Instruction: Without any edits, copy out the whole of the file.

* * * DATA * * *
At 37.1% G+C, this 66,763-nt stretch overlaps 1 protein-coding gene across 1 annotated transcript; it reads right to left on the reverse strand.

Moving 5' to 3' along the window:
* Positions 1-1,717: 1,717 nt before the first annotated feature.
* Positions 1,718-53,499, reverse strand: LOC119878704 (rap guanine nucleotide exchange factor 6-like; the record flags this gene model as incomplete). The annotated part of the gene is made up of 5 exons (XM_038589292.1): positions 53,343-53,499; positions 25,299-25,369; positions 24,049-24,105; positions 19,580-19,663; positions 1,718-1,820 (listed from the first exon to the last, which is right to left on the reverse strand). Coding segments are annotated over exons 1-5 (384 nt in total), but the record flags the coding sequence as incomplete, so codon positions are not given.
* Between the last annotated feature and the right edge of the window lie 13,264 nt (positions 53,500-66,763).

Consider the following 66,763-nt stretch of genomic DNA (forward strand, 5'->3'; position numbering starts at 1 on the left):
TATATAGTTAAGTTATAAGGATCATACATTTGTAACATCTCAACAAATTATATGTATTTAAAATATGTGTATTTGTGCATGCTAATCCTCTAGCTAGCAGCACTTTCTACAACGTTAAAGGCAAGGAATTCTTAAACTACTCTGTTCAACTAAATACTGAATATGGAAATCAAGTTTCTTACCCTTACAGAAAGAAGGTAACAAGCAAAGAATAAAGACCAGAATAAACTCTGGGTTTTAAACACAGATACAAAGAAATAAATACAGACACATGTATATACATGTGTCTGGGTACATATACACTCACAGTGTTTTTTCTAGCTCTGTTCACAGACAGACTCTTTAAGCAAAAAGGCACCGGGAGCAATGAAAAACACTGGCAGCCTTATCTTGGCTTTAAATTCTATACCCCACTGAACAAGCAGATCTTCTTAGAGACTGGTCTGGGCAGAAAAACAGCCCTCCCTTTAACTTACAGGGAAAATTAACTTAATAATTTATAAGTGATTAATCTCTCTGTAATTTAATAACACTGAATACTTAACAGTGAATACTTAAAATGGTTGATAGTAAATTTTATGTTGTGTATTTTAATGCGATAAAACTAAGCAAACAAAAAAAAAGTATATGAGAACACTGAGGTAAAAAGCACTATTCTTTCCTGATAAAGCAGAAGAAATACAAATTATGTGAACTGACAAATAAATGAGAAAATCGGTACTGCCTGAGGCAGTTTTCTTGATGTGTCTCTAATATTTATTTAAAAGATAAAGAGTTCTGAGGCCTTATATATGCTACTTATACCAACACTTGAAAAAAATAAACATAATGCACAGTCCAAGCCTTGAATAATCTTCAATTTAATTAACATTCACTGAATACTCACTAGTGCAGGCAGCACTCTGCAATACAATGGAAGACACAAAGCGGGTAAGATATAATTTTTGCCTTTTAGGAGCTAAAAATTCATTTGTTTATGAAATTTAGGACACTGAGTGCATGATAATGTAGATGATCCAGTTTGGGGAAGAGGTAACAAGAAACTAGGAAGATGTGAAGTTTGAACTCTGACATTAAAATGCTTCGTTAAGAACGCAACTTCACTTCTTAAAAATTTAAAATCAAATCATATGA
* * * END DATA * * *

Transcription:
At 37.1% G+C, this 66,763-nt stretch overlaps 1 protein-coding gene across 1 annotated transcript; it reads right to left on the reverse strand.

Moving 5' to 3' along the window:
* Positions 1-1,717: 1,717 nt before the first annotated feature.
* Positions 1,718-53,499, reverse strand: LOC119878704 (rap guanine nucleotide exchange factor 6-like; the record flags this gene model as incomplete). The annotated part of the gene is made up of 5 exons (XM_038589292.1): positions 53,343-53,499; positions 25,299-25,369; positions 24,049-24,105; positions 19,580-19,663; positions 1,718-1,820 (listed from the first exon to the last, which is right to left on the reverse strand). Coding segments are annotated over exons 1-5 (384 nt in total), but the record flags the coding sequence as incomplete, so codon positions are not given.
* Between the last annotated feature and the right edge of the window lie 13,264 nt (positions 53,500-66,763).

Consider the following 66,763-nt stretch of genomic DNA (forward strand, 5'->3'; position numbering starts at 1 on the left):
TATATAGTTAAGTTATAAGGATCATACATTTGTAACATCTCAACAAATTATATGTATTTAAAATATGTGTATTTGTGCATGCTAATCCTCTAGCTAGCAGCACTTTCTACAACGTTAAAGGCAAGGAATTCTTAAACTACTCTGTTCAACTAAATACTGAATATGGAAATCAAGTTTCTTACCCTTACAGAAAGAAGGTAACAAGCAAAGAATAAAGACCAGAATAAACTCTGGGTTTTAAACACAGATACAAAGAAATAAATACAGACACATGTATATACATGTGTCTGGGTACATATACACTCACAGTGTTTTTTCTAGCTCTGTTCACAGACAGACTCTTTAAGCAAAAAGGCACCGGGAGCAATGAAAAACACTGGCAGCCTTATCTTGGCTTTAAATTCTATACCCCACTGAACAAGCAGATCTTCTTAGAGACTGGTCTGGGCAGAAAAACAGCCCTCCCTTTAACTTACAGGGAAAATTAACTTAATAATTTATAAGTGATTAATCTCTCTGTAATTTAATAACACTGAATACTTAACAGTGAATACTTAAAATGGTTGATAGTAAATTTTATGTTGTGTATTTTAATGCGATAAAACTAAGCAAACAAAAAAAAAGTATATGAGAACACTGAGGTAAAAAGCACTATTCTTTCCTGATAAAGCAGAAGAAATACAAATTATGTGAACTGACAAATAAATGAGAAAATCGGTACTGCCTGAGGCAGTTTTCTTGATGTGTCTCTAATATTTATTTAAAAGATAAAGAGTTCTGAGGCCTTATATATGCTACTTATACCAACACTTGAAAAAAATAAACATAATGCACAGTCCAAGCCTTGAATAATCTTCAATTTAATTAACATTCACTGAATACTCACTAGTGCAGGCAGCACTCTGCAATACAATGGAAGACACAAAGCGGGTAAGATATAATTTTTGCCTTTTAGGAGCTAAAAATTCATTTGTTTATGAAATTTAGGACACTGAGTGCATGATAATGTAGATGATCCAGTTTGGGGAAGAGGTAACAAGAAACTAGGAAGATGTGAAGTTTGAACTCTGACATTAAAATGCTTCGTTAAGAACGCAACTTCACTTCTTAAAAATTTAAAATCAAATCATATGA